- 1Pacific Northwest Evidence-based Practice Center, Department of Medical Informatics and Clinical Epidemiology; Oregon Health & Science University, Portland.
- 2Division of General Internal Medicine and Geriatrics; Oregon Health & Science University, Portland.
- 3Department of Family Medicine, Oregon Health & Science University, Portland.
- 4Division of Gastroenterology and Hepatology; Oregon Health & Science University, Portland.
Importance: A 2014 review for the US Preventive Services Task Force (USPSTF) found antiviral therapy for hepatitis B virus (HBV) infection associated with improved intermediate outcomes, although evidence on clinical outcomes was limited.
Objective: To update the 2014 HBV screening review in nonpregnant adolescents and adults to inform the USPSTF.
Data sources: Cochrane Central Register of Controlled Trials, the Cochrane Database of Systematic Reviews, and Ovid MEDLINE (2014 to August 2019); with surveillance through July 24, 2020.
Study selection: Randomized clinical trials (RCTs) on screening and antiviral therapy; cohort studies on screening, antiviral therapy clinical outcomes, and the association between achieving intermediate outcomes after antiviral therapy and clinical outcomes.
Data extraction and synthesis: One investigator abstracted data; a second investigator checked accuracy. Two investigators independently assessed study quality. Random-effects profile likelihood meta-analysis was performed.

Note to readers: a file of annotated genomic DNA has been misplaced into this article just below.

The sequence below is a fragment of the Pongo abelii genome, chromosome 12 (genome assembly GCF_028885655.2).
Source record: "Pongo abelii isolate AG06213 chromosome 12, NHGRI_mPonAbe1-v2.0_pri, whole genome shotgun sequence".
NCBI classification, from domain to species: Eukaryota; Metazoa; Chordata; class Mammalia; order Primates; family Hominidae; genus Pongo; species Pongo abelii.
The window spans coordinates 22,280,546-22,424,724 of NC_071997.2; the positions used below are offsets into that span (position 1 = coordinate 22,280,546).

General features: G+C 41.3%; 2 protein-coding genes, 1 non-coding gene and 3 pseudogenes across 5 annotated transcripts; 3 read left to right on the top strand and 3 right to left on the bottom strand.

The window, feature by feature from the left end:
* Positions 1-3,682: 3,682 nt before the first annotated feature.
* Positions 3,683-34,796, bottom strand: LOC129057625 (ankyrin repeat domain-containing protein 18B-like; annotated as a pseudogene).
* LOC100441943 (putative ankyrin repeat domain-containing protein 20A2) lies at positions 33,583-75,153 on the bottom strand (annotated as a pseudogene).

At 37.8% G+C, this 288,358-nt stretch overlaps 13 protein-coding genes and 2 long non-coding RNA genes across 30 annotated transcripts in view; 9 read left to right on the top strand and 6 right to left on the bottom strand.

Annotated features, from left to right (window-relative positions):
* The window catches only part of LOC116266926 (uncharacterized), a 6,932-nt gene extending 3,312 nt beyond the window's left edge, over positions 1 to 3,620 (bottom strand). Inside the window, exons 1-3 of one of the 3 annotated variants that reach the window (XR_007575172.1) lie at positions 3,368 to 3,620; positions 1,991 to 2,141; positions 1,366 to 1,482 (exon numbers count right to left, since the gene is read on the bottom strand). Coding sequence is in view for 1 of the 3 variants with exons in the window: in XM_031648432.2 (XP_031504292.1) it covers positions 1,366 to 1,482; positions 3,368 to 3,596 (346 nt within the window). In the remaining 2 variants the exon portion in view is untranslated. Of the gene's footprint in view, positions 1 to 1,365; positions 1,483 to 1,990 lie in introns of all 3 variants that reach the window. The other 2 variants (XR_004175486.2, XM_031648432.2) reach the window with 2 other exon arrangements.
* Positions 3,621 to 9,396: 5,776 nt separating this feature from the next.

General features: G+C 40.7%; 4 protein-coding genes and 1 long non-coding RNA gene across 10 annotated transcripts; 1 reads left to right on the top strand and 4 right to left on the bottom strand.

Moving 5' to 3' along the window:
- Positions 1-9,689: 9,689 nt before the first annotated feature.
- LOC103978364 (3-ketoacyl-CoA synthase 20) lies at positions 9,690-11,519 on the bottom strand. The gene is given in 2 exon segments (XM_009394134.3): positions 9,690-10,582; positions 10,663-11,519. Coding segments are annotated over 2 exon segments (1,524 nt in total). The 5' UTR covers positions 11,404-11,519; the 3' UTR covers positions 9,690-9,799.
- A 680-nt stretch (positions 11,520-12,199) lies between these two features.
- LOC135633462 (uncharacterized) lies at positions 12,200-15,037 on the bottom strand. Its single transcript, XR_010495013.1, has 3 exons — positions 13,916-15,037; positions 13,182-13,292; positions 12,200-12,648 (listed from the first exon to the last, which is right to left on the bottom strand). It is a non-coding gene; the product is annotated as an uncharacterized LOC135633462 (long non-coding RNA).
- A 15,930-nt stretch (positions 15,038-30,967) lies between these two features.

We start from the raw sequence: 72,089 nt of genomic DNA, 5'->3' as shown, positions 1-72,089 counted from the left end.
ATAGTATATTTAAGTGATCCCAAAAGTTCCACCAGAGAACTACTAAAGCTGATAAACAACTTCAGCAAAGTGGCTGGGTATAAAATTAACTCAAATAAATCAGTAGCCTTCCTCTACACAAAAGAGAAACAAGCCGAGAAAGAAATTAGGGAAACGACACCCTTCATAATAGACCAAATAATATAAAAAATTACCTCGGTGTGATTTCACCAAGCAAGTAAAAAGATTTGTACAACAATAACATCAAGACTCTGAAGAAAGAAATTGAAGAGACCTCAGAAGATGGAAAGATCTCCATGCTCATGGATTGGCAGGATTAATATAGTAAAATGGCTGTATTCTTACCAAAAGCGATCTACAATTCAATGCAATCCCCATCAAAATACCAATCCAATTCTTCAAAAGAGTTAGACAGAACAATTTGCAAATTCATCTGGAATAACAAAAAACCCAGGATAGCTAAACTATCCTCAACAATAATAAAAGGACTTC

Results: Thirty trials and 20 cohort studies, with a total of 94 168 participants, were included. No study directly evaluated the effects of screening for HBV infection vs no screening on clinical outcomes such as mortality, hepatocellular carcinoma, or cirrhosis. Screening strategies that focused on risk factors such as ever having immigrated from high-prevalence countries and demographic and behavioral risk factors would identify nearly all HBV infection cases. In 1 study (n = 21 008), only screening immigrants from high-prevalence countries would miss approximately two-thirds of infected persons. Based on 18 trials (n = 2972), antiviral therapy compared with placebo or no treatment was associated with greater likelihood of achieving intermediate outcomes, such as virologic suppression and hepatitis B e-antigen (HBeAg) or hepatitis B surface antigen loss or seroconversion; the numbers needed to treat ranged from 2.6 for virologic suppression to 17 for HBeAg seroconversion. Based on 12 trials (n = 4127), first-line antiviral therapies were at least as likely as nonpreferred therapies to achieve intermediate outcomes. Based on 16 trials (n = 4809), antiviral therapy might be associated with improved clinical outcomes, but data were sparse and imprecise. Nine cohort studies (n = 3893) indicated an association between achieving an intermediate outcome following antiviral therapy and improved clinical outcomes but were heterogeneous (hazard ratios ranged from 0.07 to 0.87). Antiviral therapy was associated with higher risk of withdrawal due to adverse events vs placebo or no antiviral therapy.
Conclusions and relevance: There was no direct evidence for the clinical benefits and harms of HBV screening vs no screening. Antiviral therapy for HBV infection was associated with improved intermediate outcomes and may improve clinical outcomes.